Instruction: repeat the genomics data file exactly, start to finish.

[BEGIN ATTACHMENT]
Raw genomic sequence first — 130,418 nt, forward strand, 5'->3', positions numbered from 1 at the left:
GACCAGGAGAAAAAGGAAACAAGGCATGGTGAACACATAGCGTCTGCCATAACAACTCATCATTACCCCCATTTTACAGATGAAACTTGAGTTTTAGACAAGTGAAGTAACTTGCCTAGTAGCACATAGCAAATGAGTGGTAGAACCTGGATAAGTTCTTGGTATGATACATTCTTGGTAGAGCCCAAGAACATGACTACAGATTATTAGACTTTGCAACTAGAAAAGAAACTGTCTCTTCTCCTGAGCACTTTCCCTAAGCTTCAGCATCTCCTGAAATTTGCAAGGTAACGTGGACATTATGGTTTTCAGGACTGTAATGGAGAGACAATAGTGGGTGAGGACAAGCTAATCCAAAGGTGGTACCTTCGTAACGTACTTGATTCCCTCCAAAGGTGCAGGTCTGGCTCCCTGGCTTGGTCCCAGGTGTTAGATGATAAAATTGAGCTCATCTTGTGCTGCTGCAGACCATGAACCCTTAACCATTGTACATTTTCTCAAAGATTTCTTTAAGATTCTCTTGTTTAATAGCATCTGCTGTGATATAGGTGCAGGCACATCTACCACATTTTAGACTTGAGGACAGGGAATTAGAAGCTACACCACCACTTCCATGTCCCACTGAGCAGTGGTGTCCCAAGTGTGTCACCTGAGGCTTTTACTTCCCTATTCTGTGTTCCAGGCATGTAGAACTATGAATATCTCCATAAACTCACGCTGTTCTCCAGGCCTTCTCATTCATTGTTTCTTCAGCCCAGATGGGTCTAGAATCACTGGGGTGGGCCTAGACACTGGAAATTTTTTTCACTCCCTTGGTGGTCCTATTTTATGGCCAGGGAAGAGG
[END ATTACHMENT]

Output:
Raw genomic sequence first — 130,418 nt, forward strand, 5'->3', positions numbered from 1 at the left:
GACCAGGAGAAAAAGGAAACAAGGCATGGTGAACACATAGCGTCTGCCATAACAACTCATCATTACCCCCATTTTACAGATGAAACTTGAGTTTTAGACAAGTGAAGTAACTTGCCTAGTAGCACATAGCAAATGAGTGGTAGAACCTGGATAAGTTCTTGGTATGATACATTCTTGGTAGAGCCCAAGAACATGACTACAGATTATTAGACTTTGCAACTAGAAAAGAAACTGTCTCTTCTCCTGAGCACTTTCCCTAAGCTTCAGCATCTCCTGAAATTTGCAAGGTAACGTGGACATTATGGTTTTCAGGACTGTAATGGAGAGACAATAGTGGGTGAGGACAAGCTAATCCAAAGGTGGTACCTTCGTAACGTACTTGATTCCCTCCAAAGGTGCAGGTCTGGCTCCCTGGCTTGGTCCCAGGTGTTAGATGATAAAATTGAGCTCATCTTGTGCTGCTGCAGACCATGAACCCTTAACCATTGTACATTTTCTCAAAGATTTCTTTAAGATTCTCTTGTTTAATAGCATCTGCTGTGATATAGGTGCAGGCACATCTACCACATTTTAGACTTGAGGACAGGGAATTAGAAGCTACACCACCACTTCCATGTCCCACTGAGCAGTGGTGTCCCAAGTGTGTCACCTGAGGCTTTTACTTCCCTATTCTGTGTTCCAGGCATGTAGAACTATGAATATCTCCATAAACTCACGCTGTTCTCCAGGCCTTCTCATTCATTGTTTCTTCAGCCCAGATGGGTCTAGAATCACTGGGGTGGGCCTAGACACTGGAAATTTTTTTCACTCCCTTGGTGGTCCTATTTTATGGCCAGGGAAGAGG